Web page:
Hannah Rickards is a successful artist and a lecturer in Fine Art at CSM. We spoke to her about her artistic practice, the work she’s been doing with skycams at EMPAC in New York, and how CSM has changed since she was a student here in the early 2000s.
After winning the Max Mara Art Prize For Women in 2007, Hannah was awarded the Philip Leverhulme Prize last year and given a two year sabbatical with funding to work on her own projects and research.
Congratulations on being awarded the Philip Leverhulme Prize. What are you planning on working on for the next two years?
I have plans for the first year and then we’ll see what happens with the second year. At the moment I’m working on a new piece that I’m creating at the Experimental Media and Performing Arts Center, which is in upstate New York in a town called Troy. Between now and September I’m back and forth between here and there working with performers I worked with before previously, but rehearsing with them here. As well as that kind of project that’s happening here, there’s also research trips I’m taking to go to Vancouver and the Banff Centre in the summer.
Can you tell us a bit more about the piece you’re working on at the moment?
It’s hard to describe, but it’s essentially a piece of choreography for two dancers and a camera. The camera in this case is within a studio at EMPAC. It’s like the cameras you might see over a tennis or football match. It’s on four cables and can be moved to any point within the volume of the space and flown by these cables. It’s work that involves the movement of that camera in relation to the movement of two performers, who I’ve worked with previously on my work Grey light. Left and right back, high up, two small windows (2014). They’re interacting with a set of images and objects that have in some ways to do with navigation, geology, how one navigates through space. And how that form of navigation might relation to a process of musical composition, how you might put marks down on a page and how that relates to movement.
Has winning the Philip Leverhulme Prize changed the way you work at all now you no longer have some of the usual financial and temporal constraints?
Yes, it makes everything easier. I tend to work quite slowly and I work on projects for a long period of time. That was partly because I had to, because in terms of fitting my two commitments together that was how it had to happen. Production had to happen at particular times of year, so work had to happen in pieces. Now it’s great to have far more focused time. In a way it’s interesting because there’s nowhere to hide, there’s a sense in which there was room – if you were in the wrong frame of mind making work – of thinking ‘I should probably answer that email’ or something like that. It’s interesting now being in a place where you just get on with it.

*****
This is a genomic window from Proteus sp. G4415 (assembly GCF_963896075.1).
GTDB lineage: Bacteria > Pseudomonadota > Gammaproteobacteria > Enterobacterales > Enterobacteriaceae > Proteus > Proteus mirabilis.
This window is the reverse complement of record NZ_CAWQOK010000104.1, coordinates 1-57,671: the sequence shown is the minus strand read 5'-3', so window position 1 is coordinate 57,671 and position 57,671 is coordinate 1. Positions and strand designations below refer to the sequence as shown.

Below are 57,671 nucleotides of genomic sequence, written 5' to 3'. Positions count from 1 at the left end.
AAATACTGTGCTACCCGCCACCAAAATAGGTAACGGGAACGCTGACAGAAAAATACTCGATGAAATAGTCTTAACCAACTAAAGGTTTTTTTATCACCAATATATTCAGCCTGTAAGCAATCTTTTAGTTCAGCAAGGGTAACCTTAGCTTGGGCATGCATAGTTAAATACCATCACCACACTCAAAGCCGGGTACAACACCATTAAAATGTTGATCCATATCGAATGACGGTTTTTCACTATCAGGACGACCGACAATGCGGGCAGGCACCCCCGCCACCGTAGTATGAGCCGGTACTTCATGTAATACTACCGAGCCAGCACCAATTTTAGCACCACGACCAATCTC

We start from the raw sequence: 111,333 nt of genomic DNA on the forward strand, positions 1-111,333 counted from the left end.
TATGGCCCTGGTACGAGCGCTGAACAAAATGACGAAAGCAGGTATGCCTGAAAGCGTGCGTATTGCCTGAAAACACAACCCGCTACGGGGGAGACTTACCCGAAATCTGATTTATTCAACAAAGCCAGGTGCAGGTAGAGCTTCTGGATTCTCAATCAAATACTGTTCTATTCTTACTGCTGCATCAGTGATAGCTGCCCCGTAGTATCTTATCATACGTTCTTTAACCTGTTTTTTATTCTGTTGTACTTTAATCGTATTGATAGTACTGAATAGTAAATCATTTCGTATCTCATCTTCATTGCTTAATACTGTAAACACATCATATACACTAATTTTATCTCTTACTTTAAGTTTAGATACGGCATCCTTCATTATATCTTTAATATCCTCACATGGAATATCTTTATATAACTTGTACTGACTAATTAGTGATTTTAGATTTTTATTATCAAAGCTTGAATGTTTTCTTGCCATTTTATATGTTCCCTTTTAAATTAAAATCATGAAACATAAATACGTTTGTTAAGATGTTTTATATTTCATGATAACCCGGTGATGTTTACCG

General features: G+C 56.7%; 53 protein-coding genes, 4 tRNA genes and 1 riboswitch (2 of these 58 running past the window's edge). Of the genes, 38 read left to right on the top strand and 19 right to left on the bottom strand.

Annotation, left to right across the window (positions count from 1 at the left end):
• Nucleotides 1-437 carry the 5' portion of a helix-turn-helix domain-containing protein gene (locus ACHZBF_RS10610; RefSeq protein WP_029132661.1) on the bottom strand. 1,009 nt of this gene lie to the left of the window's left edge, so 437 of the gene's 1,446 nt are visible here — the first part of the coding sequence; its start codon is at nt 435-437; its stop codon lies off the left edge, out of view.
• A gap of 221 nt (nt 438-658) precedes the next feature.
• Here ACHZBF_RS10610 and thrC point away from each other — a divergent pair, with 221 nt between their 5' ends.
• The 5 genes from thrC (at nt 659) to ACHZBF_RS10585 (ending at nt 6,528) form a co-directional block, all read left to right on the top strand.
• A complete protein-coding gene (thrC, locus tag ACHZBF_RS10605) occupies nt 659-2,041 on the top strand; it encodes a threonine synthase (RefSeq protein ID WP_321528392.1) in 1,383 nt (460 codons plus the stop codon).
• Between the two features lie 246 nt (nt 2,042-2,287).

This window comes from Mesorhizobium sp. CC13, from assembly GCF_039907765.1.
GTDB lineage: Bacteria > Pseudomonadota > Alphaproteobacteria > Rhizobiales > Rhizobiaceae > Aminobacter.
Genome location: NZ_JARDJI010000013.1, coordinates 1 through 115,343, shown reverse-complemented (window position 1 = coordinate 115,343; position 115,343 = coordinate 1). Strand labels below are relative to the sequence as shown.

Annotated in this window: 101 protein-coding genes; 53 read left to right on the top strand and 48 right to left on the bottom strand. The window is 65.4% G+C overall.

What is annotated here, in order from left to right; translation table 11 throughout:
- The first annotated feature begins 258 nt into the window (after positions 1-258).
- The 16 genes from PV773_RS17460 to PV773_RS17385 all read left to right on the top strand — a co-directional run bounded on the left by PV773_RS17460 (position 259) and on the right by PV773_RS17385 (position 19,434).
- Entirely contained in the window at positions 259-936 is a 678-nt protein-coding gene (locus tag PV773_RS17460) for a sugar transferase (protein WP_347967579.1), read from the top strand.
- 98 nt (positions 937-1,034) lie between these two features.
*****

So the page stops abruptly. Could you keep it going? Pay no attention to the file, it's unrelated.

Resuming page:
Is there pressure in that because you feel you have to do something?
At the moment I am making something and I know what I need to do and I’m really enjoying the process of making the work. I know if I’d just been dropped in the middle of nowhere that’s different to the position I’m in now. Making work can always be a little bit ‘what’s going on here, what are you making, what is this?’, there’s always that side of it, but I don’t feel stressed out by having to do something. That’s what I wanted to happen.
Do you have free rein to work?
Yes, to pursue my research, which in my case is my practice, but also useful research trips, which help me create new pieces of work. I guess an important thing is it gives me the possibility to travel a lot and through that strike upon possible future collaborations.
How would you describe your work?
It’s difficult because quite a lot of my work is about the difficulty of describing things, so if you like there’s an added layer of difficulty in actually describing the work. It often take the form of installations both sound and moving image based installations, and those commonly have a relationship to language in some way, but I think it’s difficult to describe an entirety of what my work is like. It’s also changing quite a lot at the moment.
Do you like to keep your work and teaching separate?
I think in general terms they’re quite separate, but I think it’s not quite as straightforward as that. Generally when you’re engaged in conversations with colleagues and students it’s part of your thought process and what’s going on.
You once studied at CSM too – how was transitioning from being a student to a member of staff? What’s changed here through your eyes?
It was a while ago, I graduated in 2002, and then I came back here to teach in 2007.
Obviously there have been very evident, big changes in that time, like this new building, but when it comes down to what happens here, not very much has changed: and I don’t mean that in a negative way, at all, the place is still full of energetic, interesting students who are trying to figure out what they think about the world. That doesn’t change. That kind of continuity is really great. It’s a different building, a different set of circumstances, but actually, there’s a through-line of imaginative, energised human beings who want to do things walking through those doors.